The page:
Wednesday, February 16, 2011

Grammy Award-winning trumpet player Chris Botti, who cut his chops playing the clubs and the pubs, brings his chill to the Heymann Center. By Anna Purdy

livingind.1Adding to its track record of stellar talent strolling through the Hub City, PASA is hosting a performance by world-renowned jazz trumpet player Chris Botti. We talked serendipity, why he’s reportedly Sting’s evil little brother, and how today’s up-and-coming musicians shouldn’t take their cues from reality TV.

“I do know this, and I tell my friends this all the time, that the thing to do is move to one of those cities and play one of those little clubs and bit by bit chip away at it, and that’s concrete,” says Botti, who will perform at the Heymann Center Sunday, Feb. 20.  

Born in Oregon to an Italian professor father and pianist mother, Botti was 12 when he decided his life would be the trumpet after hearing Miles Davis’ rendition of “My Funny Valentine.” At 17 Botti was playing clubs in Portland at night. He then studied at Indiana University, receiving two National Endowment of the Arts grants in consecutive summers. By 23 he was living in New York City to pursue his dream of being a professional musician.

This is where he got his chops. “The shop room floor of the music industry,” says Botti, 48, “are the clubs and the pubs that you play. And that’s just it. You don’t become a star on television. You become a star by doing what the Police did where 14 people come to the show, and the next time they come through town 140 people come to the show and the next time 2,000. You know, through word of mouth. And that’s really the only real concrete way of becoming a true, long-lasting star.” It was in New York that Botti played at venues like the Blue Note and jazz clubs in the South Village. And just like with so many careers, it’s all in who you meet.

“We had jam sessions every night, so if you met someone and they liked you enough they would invite you to sessions that started at one in the afternoon ’til dinner or something like that,” Botti says. “They were usually in Brooklyn at some great musician’s house. That was really where the real heavyweights would hang out. They would roll out of bed at noon and start playing jazz.”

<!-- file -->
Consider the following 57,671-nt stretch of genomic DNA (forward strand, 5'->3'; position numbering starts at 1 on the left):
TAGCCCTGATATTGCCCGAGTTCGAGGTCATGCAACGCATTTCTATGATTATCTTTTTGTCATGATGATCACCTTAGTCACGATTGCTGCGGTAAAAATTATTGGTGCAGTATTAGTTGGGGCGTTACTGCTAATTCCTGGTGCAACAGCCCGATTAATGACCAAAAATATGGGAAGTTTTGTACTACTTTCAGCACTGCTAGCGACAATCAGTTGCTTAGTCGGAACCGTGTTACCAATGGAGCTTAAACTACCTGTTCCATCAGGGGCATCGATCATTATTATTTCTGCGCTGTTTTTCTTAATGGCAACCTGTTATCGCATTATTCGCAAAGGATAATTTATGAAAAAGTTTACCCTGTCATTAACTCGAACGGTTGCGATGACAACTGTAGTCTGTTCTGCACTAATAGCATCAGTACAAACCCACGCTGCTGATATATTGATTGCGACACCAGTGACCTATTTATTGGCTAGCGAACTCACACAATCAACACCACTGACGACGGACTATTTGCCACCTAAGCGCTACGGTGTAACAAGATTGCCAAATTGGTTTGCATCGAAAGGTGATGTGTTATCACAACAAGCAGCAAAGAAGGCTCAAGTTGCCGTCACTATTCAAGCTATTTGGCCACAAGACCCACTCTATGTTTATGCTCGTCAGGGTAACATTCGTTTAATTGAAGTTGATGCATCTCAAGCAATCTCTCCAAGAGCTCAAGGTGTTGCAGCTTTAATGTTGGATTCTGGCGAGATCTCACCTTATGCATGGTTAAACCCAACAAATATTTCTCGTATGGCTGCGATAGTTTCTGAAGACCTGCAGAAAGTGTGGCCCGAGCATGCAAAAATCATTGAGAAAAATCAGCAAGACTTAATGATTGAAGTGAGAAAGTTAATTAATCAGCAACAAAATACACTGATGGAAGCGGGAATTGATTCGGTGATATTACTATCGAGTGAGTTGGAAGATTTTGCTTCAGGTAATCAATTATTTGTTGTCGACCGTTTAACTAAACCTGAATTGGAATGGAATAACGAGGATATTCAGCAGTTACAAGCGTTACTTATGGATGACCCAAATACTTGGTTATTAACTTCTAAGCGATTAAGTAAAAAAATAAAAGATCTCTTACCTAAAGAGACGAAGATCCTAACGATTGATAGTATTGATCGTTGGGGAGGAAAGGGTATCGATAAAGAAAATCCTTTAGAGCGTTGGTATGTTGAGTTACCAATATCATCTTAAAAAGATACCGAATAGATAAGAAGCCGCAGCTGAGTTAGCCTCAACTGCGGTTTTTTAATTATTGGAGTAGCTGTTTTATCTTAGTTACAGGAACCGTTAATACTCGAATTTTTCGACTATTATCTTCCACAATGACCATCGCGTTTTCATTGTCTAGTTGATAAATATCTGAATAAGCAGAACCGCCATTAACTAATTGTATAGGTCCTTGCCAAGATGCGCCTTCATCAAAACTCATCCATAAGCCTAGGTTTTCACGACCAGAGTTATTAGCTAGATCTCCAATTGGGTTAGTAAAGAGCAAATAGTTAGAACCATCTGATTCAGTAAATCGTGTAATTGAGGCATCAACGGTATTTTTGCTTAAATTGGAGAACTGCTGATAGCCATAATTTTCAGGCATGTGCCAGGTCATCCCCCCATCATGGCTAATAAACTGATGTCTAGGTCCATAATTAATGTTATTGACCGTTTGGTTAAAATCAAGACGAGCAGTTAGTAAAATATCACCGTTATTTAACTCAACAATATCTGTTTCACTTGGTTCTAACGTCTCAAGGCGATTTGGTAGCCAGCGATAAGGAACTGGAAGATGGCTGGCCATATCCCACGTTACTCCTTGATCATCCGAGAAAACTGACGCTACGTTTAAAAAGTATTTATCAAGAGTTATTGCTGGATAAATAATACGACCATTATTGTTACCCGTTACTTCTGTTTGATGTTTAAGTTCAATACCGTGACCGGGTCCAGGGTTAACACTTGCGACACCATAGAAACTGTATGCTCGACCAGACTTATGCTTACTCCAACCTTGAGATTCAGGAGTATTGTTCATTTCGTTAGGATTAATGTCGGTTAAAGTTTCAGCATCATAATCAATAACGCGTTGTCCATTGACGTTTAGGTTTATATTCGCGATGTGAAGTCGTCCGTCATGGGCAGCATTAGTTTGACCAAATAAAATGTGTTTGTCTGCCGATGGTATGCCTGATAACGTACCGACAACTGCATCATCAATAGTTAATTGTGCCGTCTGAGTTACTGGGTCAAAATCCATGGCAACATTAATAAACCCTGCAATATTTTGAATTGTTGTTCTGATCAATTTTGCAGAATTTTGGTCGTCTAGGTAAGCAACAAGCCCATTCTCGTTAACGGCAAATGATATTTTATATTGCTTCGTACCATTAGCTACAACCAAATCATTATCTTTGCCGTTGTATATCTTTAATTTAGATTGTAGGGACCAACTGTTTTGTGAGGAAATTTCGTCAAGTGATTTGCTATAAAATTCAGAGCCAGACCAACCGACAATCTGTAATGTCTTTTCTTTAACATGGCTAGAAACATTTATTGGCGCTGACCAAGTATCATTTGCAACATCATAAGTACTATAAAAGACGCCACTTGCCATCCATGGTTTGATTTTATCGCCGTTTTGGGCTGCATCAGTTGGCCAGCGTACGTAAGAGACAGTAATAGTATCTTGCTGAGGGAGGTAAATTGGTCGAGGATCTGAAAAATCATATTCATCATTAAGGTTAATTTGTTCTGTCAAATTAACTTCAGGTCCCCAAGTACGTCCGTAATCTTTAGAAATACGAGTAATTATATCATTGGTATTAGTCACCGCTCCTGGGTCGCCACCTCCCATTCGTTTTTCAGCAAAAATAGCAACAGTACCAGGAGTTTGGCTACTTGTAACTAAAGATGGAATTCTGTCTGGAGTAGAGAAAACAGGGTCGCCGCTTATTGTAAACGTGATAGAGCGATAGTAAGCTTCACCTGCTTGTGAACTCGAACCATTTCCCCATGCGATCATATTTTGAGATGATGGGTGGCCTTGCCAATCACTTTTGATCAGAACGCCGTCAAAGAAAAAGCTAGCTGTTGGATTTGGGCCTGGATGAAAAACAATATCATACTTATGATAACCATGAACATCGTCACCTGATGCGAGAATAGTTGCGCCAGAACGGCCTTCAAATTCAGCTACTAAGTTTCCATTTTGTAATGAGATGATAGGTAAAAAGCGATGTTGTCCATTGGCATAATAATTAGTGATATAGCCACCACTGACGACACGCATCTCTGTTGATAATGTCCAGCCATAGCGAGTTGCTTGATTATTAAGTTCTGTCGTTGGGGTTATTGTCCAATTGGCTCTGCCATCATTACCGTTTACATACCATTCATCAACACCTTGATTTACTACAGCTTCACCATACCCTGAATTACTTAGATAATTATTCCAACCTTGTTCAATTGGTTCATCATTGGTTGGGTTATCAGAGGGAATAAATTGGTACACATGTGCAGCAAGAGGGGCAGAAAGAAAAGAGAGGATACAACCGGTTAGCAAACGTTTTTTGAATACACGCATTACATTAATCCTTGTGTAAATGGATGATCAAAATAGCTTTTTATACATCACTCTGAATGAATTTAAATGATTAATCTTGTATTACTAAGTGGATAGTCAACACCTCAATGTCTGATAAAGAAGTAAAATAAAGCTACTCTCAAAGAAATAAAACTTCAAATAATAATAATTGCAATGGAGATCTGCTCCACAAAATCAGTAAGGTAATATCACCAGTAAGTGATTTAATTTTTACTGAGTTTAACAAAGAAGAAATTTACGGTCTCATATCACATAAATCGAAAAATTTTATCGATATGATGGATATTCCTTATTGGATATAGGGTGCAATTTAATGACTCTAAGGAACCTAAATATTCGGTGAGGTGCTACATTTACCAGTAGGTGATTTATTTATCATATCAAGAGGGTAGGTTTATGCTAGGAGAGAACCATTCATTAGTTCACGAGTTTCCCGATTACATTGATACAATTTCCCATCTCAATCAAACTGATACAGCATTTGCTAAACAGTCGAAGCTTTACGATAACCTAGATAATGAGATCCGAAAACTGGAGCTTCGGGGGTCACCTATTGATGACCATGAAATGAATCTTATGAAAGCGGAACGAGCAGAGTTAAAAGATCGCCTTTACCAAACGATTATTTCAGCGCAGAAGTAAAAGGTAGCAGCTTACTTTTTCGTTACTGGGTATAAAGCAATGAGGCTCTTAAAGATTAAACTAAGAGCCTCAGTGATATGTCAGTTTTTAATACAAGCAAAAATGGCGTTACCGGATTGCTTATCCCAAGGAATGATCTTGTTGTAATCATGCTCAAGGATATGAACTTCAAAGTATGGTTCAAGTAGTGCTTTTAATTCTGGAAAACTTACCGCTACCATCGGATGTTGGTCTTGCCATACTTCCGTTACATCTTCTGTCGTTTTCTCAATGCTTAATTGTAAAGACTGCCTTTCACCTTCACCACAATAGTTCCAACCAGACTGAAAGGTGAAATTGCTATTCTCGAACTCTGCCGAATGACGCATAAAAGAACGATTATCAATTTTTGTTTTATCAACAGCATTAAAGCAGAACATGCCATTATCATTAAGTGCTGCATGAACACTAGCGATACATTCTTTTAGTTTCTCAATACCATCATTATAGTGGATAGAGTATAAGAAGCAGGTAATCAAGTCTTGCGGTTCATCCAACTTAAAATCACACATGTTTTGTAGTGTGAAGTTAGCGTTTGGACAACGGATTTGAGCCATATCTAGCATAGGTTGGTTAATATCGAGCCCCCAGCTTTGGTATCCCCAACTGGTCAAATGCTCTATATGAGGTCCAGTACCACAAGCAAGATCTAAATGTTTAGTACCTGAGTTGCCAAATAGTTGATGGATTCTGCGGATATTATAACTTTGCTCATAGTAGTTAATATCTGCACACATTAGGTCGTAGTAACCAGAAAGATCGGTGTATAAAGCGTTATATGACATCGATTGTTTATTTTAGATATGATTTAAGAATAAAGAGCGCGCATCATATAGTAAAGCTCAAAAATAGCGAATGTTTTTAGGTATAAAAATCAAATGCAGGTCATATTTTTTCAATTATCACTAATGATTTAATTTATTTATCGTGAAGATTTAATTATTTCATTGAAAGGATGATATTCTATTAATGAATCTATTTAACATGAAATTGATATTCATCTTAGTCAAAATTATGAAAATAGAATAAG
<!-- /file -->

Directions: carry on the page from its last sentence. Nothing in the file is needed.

It was at one of these sessions that Botti met Lenny Pickett, the saxophonist in the Saturday Night Live Band since 1985 who recommended Botti when Paul Simon was looking for a trumpet player. Soon he was off and playing with one of America’s most renowned lyricists. “So I went around the world with them for like a year and a half and learned a lot about music,” he continues. “That was a great jumping off point for me.”

It was through touring and meeting other musicians that Botti found a great working relationship and a great friend in Sting. One night backstage after a show, someone remarked the two men looked alike. “We were on the road, and someone came up to us and said we looked like brothers and he said, ‘Yeah, that’s my evil younger brother,’ all meant with affection and love. I think when you are on the road with someone for that long, basically on the road with them for 26 straight months, you find ways to express yourself, and certainly that’s one of them.”

The ’90s found Botti working steadily, touring and serving as a studio musician with people like Joni Mitchell, Simon, John Mayer, Steven Tyler and even Ol’ Blue Eyes Frank Sinatra himself. In 2000 he signed with Sony and recorded Night Sessions. Since then several of Botti’s albums have reached No. 1 on the jazz billboard charts and have gone gold and platinum, with some Grammy awards thrown in for good measure. He was even put on People Magazine’s 2004 list of the “50 Most Beautiful People.” So what did it take to gain all these accolades — aside from genetics for the latter?

Botti is unsure that a lot of the up-and-coming generation of musicians can really appreciate what it takes. “I think so many kids nowadays want to be pop stars overnight via American Idol and all that other stuff, but they don’t really want to look at the artist that takes tons and tons of hours of practice. I had a really good role model moving up to New York and seeing those people that still really were into playing, practicing and becoming better on their instruments.”

Music is a social activity in every aspect, says Botti, and merely putting a video up on YouTube doesn’t give nubile musicians the connections in the industry or with their audience to hone their craft. “It wasn’t that long ago, it was 2001 that I played in San Francisco to a crowd that was four people and my band was six. You know, so I’ve done it, I’ve done it all, and I think that a young person can start chipping away at it and make something real. That will never leave them — their ability to relate to an audience will never leave them.”

It isn’t just the advent of social media and the phenomena of getting enough YouTube hits until Ellen invites you on her show and parlaying that into a career that Botti finds dismaying. It’s also that record companies want to spend less money and time on the talent they sign. “I think that there was a garage door closing. And if a kid was able to get underneath that garage door into a recording career by 2005 that they have a shot at some sort of longevity. But now that door is closed. Record companies really don’t want to put up enough money to have a five-year trial for an artist. You know, I signed with Sony music in 2000, and I didn’t really like start knocking records out of the park until 2005, and they already put up three records’ worth. I think that kind of thing is going away.”

Chris Botti performs at the Heymann Center at 5 p.m. Sunday, Feb. 20. Prices start at $27 for balcony seats. Call 237-2787 or go to to buy tickets or for more information.


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